@whidbey: gold is the strongest currency. Ergo, I agree with everything you said except your conclusion. Gold is the only currency without counterparty risk. That's a feature not a bug.
    Jan 17 12:15 PM | 6 Likes Like |Link to Comment
  • Don't Believe The Hype In Gold [View article]
    @John Gladly. There are $700 trillion in OTC derivatives that exist as a potential bomb over this market that cannot be dealt with in any way except by inflating via QE to cover the problems when they default. Insurance isn't insurance if the insurer is leveraged to the hilt and defaults before the insurance can be paid. Does everyone not remember Greece? MBIA? Lehman?

    There isn't enough money in the world to cover the rehypothecated assets and their 'insurance' contracts -- CDS's, interest rate swap hedges, etc. It's laughable on its face to think that the FOMC can stop QE when they feel like it.

    The same way it was laughable that Bernanke could fix things with a couple of trillion in sterilized QE. It didn't work to solve the problem. That wasn't the goal. The goal was to buy time and offload some of the costs onto the rest of the world.

    Thanks for the opportunity to talk at greater length on that. I agree with Jim Sinclair on the derivative mess. It's unsolvable in the face of $222 trillion of unfunded liabilities of the U.S. Treasury.
    Jan 6 10:17 PM | 6 Likes Like |Link to Comment
  • Avoid This Well-Known Chipmaker [View article]
    @Kasteel Please read my article where I address this subject directly and you can see the math for itself.

    Now project better ASPs and margins for discrete video cards, both retail and professional, and the whole picture is completely different. You are free to not believe in the turn around story but if you do it is not based on the numbers but rather a perception of what you think the numbers mean. That's your choice but IMO you are missing the point on what could easily be the biggest winner in tech over the next two years... that's how far your analysis is off.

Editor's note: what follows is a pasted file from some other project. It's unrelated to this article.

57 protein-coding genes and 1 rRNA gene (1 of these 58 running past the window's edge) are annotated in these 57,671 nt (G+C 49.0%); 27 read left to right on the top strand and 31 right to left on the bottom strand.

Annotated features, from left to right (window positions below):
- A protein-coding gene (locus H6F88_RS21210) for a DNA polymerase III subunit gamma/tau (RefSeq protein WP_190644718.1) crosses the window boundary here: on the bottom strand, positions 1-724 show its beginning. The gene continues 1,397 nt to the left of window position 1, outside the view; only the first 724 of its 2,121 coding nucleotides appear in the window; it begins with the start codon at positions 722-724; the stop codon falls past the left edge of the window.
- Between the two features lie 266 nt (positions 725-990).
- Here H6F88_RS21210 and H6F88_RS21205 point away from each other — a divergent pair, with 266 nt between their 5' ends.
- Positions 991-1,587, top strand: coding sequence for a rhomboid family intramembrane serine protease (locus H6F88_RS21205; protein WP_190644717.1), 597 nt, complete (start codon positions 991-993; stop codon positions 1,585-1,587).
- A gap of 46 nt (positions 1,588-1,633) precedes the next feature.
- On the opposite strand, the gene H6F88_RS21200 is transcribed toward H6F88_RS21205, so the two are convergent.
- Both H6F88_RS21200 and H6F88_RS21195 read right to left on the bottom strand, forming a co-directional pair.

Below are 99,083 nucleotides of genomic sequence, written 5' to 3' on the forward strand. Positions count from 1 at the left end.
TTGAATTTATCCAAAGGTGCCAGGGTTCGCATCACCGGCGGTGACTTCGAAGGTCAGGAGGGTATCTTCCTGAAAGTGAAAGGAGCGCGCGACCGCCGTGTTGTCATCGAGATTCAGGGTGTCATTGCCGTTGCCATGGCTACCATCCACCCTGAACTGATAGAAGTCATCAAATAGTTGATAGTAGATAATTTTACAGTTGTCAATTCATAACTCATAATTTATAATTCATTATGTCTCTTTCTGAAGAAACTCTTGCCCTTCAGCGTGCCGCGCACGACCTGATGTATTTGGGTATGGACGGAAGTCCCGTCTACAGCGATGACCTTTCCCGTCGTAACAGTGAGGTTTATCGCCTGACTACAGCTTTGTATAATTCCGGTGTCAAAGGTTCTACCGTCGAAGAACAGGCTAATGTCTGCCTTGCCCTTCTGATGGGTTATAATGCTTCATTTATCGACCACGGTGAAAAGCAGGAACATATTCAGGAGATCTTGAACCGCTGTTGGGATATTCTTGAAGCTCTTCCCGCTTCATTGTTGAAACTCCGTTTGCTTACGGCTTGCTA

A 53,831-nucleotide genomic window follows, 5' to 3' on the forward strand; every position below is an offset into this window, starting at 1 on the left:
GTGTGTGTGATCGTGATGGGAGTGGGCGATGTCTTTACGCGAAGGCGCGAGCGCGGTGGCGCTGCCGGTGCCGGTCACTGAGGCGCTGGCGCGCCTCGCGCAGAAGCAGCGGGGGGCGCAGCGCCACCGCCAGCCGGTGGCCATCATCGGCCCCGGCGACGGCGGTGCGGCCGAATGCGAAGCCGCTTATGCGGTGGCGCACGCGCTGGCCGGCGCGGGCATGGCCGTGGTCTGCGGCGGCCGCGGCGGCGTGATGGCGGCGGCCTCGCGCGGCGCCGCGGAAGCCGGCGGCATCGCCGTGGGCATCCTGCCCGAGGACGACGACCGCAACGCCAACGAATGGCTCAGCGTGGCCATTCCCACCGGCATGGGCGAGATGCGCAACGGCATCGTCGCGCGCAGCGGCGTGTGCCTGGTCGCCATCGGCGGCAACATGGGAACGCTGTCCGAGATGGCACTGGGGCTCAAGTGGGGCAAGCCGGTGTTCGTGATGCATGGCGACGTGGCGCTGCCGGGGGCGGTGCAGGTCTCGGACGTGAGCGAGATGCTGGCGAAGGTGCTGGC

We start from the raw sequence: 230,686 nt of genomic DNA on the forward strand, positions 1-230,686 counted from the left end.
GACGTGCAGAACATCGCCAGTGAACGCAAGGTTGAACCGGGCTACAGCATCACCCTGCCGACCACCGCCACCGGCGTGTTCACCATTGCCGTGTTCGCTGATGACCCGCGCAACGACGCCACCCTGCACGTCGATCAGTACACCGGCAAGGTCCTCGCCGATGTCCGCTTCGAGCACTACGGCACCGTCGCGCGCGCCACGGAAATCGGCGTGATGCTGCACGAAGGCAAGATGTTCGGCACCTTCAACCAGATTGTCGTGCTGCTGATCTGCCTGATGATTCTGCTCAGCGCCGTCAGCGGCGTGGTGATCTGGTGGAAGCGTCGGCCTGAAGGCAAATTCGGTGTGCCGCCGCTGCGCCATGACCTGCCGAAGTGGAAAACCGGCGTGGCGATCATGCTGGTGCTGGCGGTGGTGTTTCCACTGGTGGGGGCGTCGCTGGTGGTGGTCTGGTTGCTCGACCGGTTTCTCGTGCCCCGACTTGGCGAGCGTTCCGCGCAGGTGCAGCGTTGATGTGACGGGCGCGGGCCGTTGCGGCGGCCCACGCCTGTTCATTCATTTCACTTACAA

here's the article that touches on the margin story.

    http://seekingalpha.co...
    Apr 14 02:16 PM | 5 Likes Like |Link to Comment
  • New Technology Proving Its Worth For Advanced Micro Devices [View article]
    @Digi Things are worth what people are willing to pay for them. Period. End. Stop. Econ 101 baby. Please stop trying to impose your value system (what something is worth TO YOU) on the entire market which is clearly saying something different. You are free to recommend whatever product YOU FEEL is the better value but the market decides based on what people are willing to pay what something is WORTH. And that perception of WORTH is ever changing. SO, if you are getting into price forecasting, which you were, then you have to actually use economic analysis and ask "WHY is someone willing to pay $50-60 more for a card I feel isn't worth it?" As opposed to just sitting there and whining that the cards are over-priced.

    Again, you are free (and do a public service in the market) by identifying your rationale why you think product A is better than product B but that's it. Beyond that your entire understanding of market auction, prices and the law of marginal utility is what is deeply flawed.

    It's all through your writing.

    Please stick to the technology itself. As for economics, I'm sorry, but there you are woefully uninformed about basic definitions.
    Feb 21 12:44 PM | 5 Likes Like |Link to Comment
  • Markets Still Unclear About AMD's Future [View article]
    @gzubeck And what do you think the semi-custom business is? It's a way to sidestep Intel.

    You neglect to mention in your math example that the lower revenue/higher margin is playing right into the same fight that they've already lost. So, they might make that for one product cycle of 9-15 months. But the semi-custom console wins will bring in that slightly lower income on rising net margins for 5-7 years.

    You are right it's what money you take home as free cash flow that matters. And if those 45% gross margins require 10% more R&D and depreciation over time then where's the benefit. You get the same net income and more risk product to product.